New York

Jan Fabre

“When the will does the work of the imagination, the result is rhetoric,” concluded William Butler Yeats. So much was so willfully wrongheaded about Jan Fabre’s The Power of Theatrical Madness, a much-heralded example of European avant-garde theater, that it’s hard to know how to begin analyzing this mass of didactic bombast parading as vision. One might begin with the overall air of smug self-importance. From its title, through four and a half hours of pretentious action, to its ludicrous finale, in which a nude woman was spanked while shouting out that very title (thus adding it to the list of “important” avant-garde theater events repeatedly recited during the production). The Power of Theatrical Madness spent most of its energy insisting on its own strength. Of course, any knockout performance doesn’t simply announce its impact: it earns it, by display. But this performance flailed away with a grab bag of tired, pseudointellectual tricks to state rhetorically what it could not create theatrically.

This arrogance showed itself in a welter of cultural references. The performance was staged in front of huge projections of classical paintings and accompanied by fragments of Richard Wagner (the Liebestod, of course) and Richard Strauss. (There was also an innocuous electronic score by Wim Mertens). Fabre might have been trying to both place The Power of Theatrical Madness in the historical continuum of these power-mongering blasts from the past and to annex their assumed intrinsic “masterpiece” force by appropriating and recontextualizing their content. But their deconstruction didn’t create any energy; Fabre seemed content to merely bludgeon the audience with visual and aural quotes.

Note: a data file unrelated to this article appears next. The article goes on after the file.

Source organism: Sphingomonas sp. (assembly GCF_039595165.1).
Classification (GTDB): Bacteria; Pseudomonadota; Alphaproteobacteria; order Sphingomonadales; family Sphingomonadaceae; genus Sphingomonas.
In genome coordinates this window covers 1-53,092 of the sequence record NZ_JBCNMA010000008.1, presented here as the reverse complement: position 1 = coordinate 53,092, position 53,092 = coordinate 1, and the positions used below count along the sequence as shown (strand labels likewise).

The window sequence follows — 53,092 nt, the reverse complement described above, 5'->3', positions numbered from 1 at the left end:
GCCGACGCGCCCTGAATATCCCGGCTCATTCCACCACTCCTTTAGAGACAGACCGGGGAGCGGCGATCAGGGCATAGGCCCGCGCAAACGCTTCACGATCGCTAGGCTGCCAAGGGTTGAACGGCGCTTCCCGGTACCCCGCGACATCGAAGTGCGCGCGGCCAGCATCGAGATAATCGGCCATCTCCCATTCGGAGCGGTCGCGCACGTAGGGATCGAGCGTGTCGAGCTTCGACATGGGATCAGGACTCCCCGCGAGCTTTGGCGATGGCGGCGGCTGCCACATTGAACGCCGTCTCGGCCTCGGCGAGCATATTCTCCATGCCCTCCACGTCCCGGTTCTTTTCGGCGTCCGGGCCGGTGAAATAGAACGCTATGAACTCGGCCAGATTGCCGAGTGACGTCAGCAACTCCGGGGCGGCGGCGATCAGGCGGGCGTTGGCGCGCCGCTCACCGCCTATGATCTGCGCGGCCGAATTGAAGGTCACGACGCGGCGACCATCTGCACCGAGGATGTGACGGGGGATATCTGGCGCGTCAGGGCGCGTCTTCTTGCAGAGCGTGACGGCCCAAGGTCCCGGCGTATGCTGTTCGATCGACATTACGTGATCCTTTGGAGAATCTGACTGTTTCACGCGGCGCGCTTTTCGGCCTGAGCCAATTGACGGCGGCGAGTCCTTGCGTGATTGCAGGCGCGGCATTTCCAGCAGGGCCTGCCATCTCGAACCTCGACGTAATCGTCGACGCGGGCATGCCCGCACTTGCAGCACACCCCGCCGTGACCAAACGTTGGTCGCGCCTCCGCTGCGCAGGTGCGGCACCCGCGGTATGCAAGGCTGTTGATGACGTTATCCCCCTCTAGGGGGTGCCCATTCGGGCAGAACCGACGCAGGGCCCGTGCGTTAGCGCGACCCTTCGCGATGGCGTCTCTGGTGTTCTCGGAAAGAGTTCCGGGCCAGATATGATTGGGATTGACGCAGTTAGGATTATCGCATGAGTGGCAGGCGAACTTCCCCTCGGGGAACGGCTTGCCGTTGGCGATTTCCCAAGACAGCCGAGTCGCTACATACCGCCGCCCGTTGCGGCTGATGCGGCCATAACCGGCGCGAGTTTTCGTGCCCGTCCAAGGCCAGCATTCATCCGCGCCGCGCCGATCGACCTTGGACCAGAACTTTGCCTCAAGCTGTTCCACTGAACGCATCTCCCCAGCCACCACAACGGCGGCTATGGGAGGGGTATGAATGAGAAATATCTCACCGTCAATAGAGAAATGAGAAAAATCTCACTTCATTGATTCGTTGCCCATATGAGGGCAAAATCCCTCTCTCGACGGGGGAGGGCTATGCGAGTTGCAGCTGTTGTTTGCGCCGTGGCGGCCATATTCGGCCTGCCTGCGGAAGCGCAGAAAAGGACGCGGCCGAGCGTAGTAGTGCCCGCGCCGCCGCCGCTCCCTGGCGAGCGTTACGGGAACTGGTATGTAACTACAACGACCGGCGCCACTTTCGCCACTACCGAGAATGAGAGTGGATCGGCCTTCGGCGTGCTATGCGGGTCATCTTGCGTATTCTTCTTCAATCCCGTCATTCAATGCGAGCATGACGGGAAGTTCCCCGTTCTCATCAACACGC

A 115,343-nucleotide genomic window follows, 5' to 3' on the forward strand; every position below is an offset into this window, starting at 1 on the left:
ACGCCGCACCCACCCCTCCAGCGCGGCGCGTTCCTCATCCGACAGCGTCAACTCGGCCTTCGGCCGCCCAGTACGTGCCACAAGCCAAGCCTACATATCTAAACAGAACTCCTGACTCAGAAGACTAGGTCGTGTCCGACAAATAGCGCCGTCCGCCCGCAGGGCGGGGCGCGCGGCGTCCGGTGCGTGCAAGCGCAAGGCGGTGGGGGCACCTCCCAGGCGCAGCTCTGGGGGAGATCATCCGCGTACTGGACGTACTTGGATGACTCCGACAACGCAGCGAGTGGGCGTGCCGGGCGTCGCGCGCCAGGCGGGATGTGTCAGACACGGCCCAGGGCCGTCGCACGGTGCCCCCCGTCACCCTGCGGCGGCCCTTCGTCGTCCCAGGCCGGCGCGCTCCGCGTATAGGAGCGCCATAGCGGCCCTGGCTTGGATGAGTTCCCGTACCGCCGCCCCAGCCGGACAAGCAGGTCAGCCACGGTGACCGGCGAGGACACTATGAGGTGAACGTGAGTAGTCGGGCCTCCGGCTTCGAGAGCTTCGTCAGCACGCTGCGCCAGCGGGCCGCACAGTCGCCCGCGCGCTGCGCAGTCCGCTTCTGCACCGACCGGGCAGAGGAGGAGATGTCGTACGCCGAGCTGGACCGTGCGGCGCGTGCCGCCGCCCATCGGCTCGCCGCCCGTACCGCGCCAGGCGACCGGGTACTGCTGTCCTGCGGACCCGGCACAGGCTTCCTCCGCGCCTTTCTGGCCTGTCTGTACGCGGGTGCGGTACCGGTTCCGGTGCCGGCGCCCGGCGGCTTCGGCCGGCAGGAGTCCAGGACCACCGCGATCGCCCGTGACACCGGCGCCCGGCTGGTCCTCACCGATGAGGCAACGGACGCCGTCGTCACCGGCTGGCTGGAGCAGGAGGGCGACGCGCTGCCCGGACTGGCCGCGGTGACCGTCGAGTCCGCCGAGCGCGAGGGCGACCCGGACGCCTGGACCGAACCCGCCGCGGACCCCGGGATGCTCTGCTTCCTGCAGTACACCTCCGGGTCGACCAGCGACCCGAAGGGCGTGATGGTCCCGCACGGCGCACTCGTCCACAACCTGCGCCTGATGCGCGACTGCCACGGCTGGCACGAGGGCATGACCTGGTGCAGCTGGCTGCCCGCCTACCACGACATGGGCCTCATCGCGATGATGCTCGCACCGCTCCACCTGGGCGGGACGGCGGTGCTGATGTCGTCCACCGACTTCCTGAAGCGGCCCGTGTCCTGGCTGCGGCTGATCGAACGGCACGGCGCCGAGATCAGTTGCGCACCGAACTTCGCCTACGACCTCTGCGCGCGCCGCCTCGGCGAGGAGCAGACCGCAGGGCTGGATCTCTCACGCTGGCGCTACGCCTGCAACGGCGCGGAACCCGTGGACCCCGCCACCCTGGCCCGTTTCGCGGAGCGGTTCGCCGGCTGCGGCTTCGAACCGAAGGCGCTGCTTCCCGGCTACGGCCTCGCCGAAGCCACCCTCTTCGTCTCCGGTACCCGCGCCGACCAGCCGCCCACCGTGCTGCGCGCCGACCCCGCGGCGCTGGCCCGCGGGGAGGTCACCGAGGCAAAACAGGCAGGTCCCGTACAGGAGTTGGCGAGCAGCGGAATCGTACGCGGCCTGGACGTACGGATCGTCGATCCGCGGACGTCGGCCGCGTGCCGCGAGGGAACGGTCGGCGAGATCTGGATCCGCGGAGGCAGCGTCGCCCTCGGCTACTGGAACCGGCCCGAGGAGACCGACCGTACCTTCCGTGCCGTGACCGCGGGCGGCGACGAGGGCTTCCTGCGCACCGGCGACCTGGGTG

Fabre’s principal performance-action idea seemed aimed at brute provocation via neo-theater-of-cruelty schtick. Knives were held against bare flesh; two nude men in crowns waltzed; other performers appeared to stomp to death large live frogs, or smashed stacks of plates after carefully balancing them. Fabre went all out for shock effects, but the performance’s utter lack of humor, its showy, strained physicality, and its self-congratulatory air were so off-putting that the intended provocations were actually either boring or unintentionally hilarious.

Fabre’s version of sexual relations was equally brutal and often ludicrously literal: a man repeatedly pushed a woman off the stage; men exhausted themselves by carrying alternately gamboling and collapsing women; a woman performed basic ballet exercises to the point of real exhaustion. This monochromatic meanness made Pina Bausch’s relentless vision seem like The Honeymooners by comparison. No doubt Fabre would like to have claimed these misogynistic maneuvers as metaphors for the current state of relations between men and women, but like the rest of the piece, they meant everything and nothing: sure, there’s violence in the air—what about it? As performed by Fabre’s shock troops, these acts were mute tests of physical stamina, crudely making their obvious points with dumb insistence like some kind of nightmarish est theatre.

Throughout much of the performance, the cast kept their backs to the audience. It's a measure of the weakness of Fabre’s ideas that such a minor gesture could be thought provocative. Like its conceptual kin, Hans Jürgen Syberberg’s windy, “important” performance essays, The Power of Theatrical Madness lay inert under paralyzing arrogance.

John Howell